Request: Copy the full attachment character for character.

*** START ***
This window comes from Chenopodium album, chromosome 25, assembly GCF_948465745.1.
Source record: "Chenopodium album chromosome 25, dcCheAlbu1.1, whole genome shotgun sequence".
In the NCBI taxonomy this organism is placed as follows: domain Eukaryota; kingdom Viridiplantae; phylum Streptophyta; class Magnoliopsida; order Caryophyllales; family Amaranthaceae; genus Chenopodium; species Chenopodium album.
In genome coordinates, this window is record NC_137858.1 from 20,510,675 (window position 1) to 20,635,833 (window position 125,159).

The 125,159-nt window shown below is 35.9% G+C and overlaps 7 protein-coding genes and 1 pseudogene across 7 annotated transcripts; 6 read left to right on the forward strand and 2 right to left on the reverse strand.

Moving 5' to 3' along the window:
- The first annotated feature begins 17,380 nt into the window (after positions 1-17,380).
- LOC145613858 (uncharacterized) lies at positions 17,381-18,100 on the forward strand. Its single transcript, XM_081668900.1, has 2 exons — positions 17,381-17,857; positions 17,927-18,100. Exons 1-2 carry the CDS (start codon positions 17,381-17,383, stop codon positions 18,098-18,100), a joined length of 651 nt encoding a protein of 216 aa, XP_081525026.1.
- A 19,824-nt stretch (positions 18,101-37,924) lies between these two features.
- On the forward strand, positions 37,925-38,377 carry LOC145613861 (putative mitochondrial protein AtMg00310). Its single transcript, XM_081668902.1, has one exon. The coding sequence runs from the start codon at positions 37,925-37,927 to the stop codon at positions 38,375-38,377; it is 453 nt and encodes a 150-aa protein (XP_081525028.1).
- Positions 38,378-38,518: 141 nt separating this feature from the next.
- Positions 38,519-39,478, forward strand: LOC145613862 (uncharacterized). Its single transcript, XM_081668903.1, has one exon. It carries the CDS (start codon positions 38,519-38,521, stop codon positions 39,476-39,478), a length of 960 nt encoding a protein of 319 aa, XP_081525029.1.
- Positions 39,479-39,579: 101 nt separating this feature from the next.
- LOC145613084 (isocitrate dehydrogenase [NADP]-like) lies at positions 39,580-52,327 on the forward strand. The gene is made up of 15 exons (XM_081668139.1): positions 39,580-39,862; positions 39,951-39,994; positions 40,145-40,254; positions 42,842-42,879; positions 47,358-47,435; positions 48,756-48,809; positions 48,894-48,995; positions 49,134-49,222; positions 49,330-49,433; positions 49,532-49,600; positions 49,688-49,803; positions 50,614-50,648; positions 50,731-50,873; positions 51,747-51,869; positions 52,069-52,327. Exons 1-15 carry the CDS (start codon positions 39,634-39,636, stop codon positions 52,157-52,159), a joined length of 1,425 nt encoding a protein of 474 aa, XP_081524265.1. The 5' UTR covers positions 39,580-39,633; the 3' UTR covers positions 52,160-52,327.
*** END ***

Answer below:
This window comes from Chenopodium album, chromosome 25, assembly GCF_948465745.1.
Source record: "Chenopodium album chromosome 25, dcCheAlbu1.1, whole genome shotgun sequence".
In the NCBI taxonomy this organism is placed as follows: domain Eukaryota; kingdom Viridiplantae; phylum Streptophyta; class Magnoliopsida; order Caryophyllales; family Amaranthaceae; genus Chenopodium; species Chenopodium album.
In genome coordinates, this window is record NC_137858.1 from 20,510,675 (window position 1) to 20,635,833 (window position 125,159).

The 125,159-nt window shown below is 35.9% G+C and overlaps 7 protein-coding genes and 1 pseudogene across 7 annotated transcripts; 6 read left to right on the forward strand and 2 right to left on the reverse strand.

Moving 5' to 3' along the window:
- The first annotated feature begins 17,380 nt into the window (after positions 1-17,380).
- LOC145613858 (uncharacterized) lies at positions 17,381-18,100 on the forward strand. Its single transcript, XM_081668900.1, has 2 exons — positions 17,381-17,857; positions 17,927-18,100. Exons 1-2 carry the CDS (start codon positions 17,381-17,383, stop codon positions 18,098-18,100), a joined length of 651 nt encoding a protein of 216 aa, XP_081525026.1.
- A 19,824-nt stretch (positions 18,101-37,924) lies between these two features.
- On the forward strand, positions 37,925-38,377 carry LOC145613861 (putative mitochondrial protein AtMg00310). Its single transcript, XM_081668902.1, has one exon. The coding sequence runs from the start codon at positions 37,925-37,927 to the stop codon at positions 38,375-38,377; it is 453 nt and encodes a 150-aa protein (XP_081525028.1).
- Positions 38,378-38,518: 141 nt separating this feature from the next.
- Positions 38,519-39,478, forward strand: LOC145613862 (uncharacterized). Its single transcript, XM_081668903.1, has one exon. It carries the CDS (start codon positions 38,519-38,521, stop codon positions 39,476-39,478), a length of 960 nt encoding a protein of 319 aa, XP_081525029.1.
- Positions 39,479-39,579: 101 nt separating this feature from the next.
- LOC145613084 (isocitrate dehydrogenase [NADP]-like) lies at positions 39,580-52,327 on the forward strand. The gene is made up of 15 exons (XM_081668139.1): positions 39,580-39,862; positions 39,951-39,994; positions 40,145-40,254; positions 42,842-42,879; positions 47,358-47,435; positions 48,756-48,809; positions 48,894-48,995; positions 49,134-49,222; positions 49,330-49,433; positions 49,532-49,600; positions 49,688-49,803; positions 50,614-50,648; positions 50,731-50,873; positions 51,747-51,869; positions 52,069-52,327. Exons 1-15 carry the CDS (start codon positions 39,634-39,636, stop codon positions 52,157-52,159), a joined length of 1,425 nt encoding a protein of 474 aa, XP_081524265.1. The 5' UTR covers positions 39,580-39,633; the 3' UTR covers positions 52,160-52,327.